Linked by Thom Holwerda on Thu 21st Dec 2006 22:29 UTC, submitted by John Mills
Novell and Ximian Jeremy Allison (of Samba fame) has resigned from Novell in protest over the Microsoft-Novell patent agreement, which he calls 'a mistake' which will be 'damaging to Novell's success in the future'. His main issue with the deal, though, is "that even if it does not violate the letter of the licence, it violates the intent of the GPL licence the Samba code is released under, which is to treat all recipients of the code equally." He leaves the company at the end of this month.
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RE: A deal with the devil?
by twenex on Fri 22nd Dec 2006 02:28 UTC in reply to "A deal with the devil?"
twenex
Member since:
2006-04-21

I am absolutely not sure, what to think about this --- and, again again again, this MS/Novell thing in general. Is it really such a bad thing?

Yes. Read on.

I mean, okay, I am absolutely no fan of software patents. But this is not the main part of the deal. That's the idea. When was the last time you saw a get out clause that was not in small print? It's in small print for a reason.

The main part is about interoperability and paying money from him to him and so on.

1. Microsoft is getting paid for something they have no rights to, did not create, and are not involved in.

2. The interoperability problems have never been from the Linux side, since Linux code is open, but from the MS side, since their code isn't and their idea of "complying with" protocols is everyone else's idea of "changing" them.

And these kind of deals are what companies simply do. IBM, HP, google, ... do have software patents, too. And they have patent deals (maybe not with Microsoft), too. IBM is the manufactor of the MS XBOX, Sony Playstation, Nintendo microprocessors...

Software patents would make it impossible for free software products to exist. Also, the GPL prohibits companies from doing exclusive deals with a subset of parties who deal in GPL software.

So what is *so* evil about that? Is Microsoft the devil? Of course, they are no FLOSS company and, I guess, will never be. Of course, they do have a monopoly and abuse it. But a lot of the FLOSS companies (Red Hat, IBM, HP, google, Sun, ...) do earn money with proprietary software, too. How would you have reacted, if the deal was between Novell and, let's say, Apple?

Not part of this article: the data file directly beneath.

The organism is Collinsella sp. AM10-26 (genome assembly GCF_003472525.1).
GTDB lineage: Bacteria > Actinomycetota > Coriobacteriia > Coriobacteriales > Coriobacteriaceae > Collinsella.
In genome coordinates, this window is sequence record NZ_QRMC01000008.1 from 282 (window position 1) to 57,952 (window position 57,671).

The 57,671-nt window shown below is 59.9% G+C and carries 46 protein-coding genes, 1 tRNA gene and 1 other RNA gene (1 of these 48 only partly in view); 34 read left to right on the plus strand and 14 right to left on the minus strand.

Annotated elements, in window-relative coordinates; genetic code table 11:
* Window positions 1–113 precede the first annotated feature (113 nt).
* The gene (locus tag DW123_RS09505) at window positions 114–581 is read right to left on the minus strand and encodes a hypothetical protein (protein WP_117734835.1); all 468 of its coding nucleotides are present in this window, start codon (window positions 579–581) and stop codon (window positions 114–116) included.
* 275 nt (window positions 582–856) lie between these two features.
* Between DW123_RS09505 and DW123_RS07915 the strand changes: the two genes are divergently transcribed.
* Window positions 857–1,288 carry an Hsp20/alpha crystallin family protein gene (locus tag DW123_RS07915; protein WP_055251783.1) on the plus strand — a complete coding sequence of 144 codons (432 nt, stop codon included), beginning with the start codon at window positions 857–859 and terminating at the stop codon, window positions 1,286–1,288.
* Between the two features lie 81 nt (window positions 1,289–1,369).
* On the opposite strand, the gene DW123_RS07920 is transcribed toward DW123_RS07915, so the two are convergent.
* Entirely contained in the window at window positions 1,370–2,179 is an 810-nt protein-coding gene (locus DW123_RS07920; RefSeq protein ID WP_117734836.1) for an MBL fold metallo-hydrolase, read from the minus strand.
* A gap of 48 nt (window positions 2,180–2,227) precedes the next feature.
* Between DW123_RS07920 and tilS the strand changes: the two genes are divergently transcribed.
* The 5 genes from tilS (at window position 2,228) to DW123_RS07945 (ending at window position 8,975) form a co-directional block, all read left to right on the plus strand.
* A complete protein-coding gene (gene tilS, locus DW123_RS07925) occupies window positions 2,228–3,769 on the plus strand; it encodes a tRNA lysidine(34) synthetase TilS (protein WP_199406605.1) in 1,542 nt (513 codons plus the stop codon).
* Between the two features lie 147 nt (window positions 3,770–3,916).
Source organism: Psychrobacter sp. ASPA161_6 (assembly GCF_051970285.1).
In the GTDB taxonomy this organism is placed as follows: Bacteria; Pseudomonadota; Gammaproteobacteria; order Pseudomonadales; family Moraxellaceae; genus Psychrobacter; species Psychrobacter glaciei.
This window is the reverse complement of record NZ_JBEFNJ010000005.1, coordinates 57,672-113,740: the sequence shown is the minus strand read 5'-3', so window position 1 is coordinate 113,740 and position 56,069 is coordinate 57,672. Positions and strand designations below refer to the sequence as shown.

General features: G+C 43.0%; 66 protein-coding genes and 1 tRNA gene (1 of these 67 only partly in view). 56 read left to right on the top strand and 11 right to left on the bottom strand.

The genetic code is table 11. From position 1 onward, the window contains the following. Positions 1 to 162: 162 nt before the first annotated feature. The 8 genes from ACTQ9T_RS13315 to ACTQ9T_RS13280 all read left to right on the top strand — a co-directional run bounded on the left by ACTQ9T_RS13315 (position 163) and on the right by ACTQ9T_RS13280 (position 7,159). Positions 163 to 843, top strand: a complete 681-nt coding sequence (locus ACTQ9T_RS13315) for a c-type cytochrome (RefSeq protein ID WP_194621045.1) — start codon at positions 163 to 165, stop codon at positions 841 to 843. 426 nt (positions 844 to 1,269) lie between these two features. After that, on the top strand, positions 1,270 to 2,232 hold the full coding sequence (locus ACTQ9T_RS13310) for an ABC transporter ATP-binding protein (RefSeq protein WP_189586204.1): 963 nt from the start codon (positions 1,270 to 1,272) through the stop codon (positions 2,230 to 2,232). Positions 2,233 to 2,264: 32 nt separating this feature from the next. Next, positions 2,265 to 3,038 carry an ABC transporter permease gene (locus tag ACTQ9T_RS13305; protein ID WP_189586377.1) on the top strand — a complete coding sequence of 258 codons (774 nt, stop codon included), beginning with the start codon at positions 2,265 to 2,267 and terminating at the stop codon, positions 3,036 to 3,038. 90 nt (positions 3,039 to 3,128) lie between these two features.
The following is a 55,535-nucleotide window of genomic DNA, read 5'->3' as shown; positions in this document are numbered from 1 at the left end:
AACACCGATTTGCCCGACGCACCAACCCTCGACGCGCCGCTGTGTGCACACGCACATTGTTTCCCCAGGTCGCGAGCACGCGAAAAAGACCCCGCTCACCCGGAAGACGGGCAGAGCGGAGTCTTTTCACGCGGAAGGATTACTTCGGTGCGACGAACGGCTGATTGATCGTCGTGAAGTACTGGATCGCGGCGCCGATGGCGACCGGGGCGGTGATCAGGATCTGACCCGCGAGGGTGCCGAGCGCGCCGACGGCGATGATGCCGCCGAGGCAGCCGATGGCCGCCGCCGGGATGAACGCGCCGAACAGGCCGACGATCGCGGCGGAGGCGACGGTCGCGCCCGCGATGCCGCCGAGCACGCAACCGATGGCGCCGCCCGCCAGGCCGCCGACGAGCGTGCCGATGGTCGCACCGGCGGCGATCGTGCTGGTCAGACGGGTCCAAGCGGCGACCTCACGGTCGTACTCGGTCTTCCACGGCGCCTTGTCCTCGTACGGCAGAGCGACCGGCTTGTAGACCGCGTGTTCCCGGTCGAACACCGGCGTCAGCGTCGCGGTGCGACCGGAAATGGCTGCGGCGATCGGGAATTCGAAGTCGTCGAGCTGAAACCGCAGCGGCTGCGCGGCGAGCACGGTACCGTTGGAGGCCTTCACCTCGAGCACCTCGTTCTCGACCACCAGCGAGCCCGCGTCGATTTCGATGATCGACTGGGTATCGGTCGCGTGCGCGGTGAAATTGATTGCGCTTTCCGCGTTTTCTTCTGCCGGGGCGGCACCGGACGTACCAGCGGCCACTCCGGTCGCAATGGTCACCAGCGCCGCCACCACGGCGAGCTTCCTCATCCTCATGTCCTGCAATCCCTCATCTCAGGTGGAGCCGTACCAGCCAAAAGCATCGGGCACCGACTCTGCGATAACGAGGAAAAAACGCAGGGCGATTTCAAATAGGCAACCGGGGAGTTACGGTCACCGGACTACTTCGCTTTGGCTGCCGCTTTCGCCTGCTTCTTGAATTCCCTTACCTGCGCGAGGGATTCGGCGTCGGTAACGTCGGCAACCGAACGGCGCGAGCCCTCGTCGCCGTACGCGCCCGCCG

Exactly the same, if the deal had been the same. The problem is not the company, it's the deal. The only reason it's giving MS/Novell such a bad name is that it's a typical Microsoft tactic.

Apple is widely accepted in the FLOSS community. From a "moral point of view", are they better than MS?

Yes, because they comply with the licence. Although, they do it by using BSD licenced stuff.


1.) Neither Novell nor MS, nor anybody else (except some lawyers introducing software patents) can do *anything* about the freedom of FLOSS-licensed software; simply because that is the idea behind FLOSS and therefore these licenses are constructed to guarantee this (especially copylefted licenses like the GPL when it comes to derative works). So what counts, is the license and the quality of the software.


No, what counts is what company has the better lawyers.

2.) Although I like FLOSS and GNU/Linux, I am aware that Microsoft, Apple, ... are very important and they won't disappear too soon. So, if we want FLOSS and Linux to be successful, why do we need this "either you are a FLOSS or a Microsoft guy" decision?

We don't. Microsoft have forced us into it, since the year dot and now, for the reasons I've explained.

There are so many people out there wanting a good interoperability between Windows and Linux --- so why can't we accept that it is given to them?

As if MS are really going to help with "interoperability between Windows and Linux". They never have so far, and since the deal - where are the specs?

Edited 2006-12-22 02:29

Reply Parent Score: 4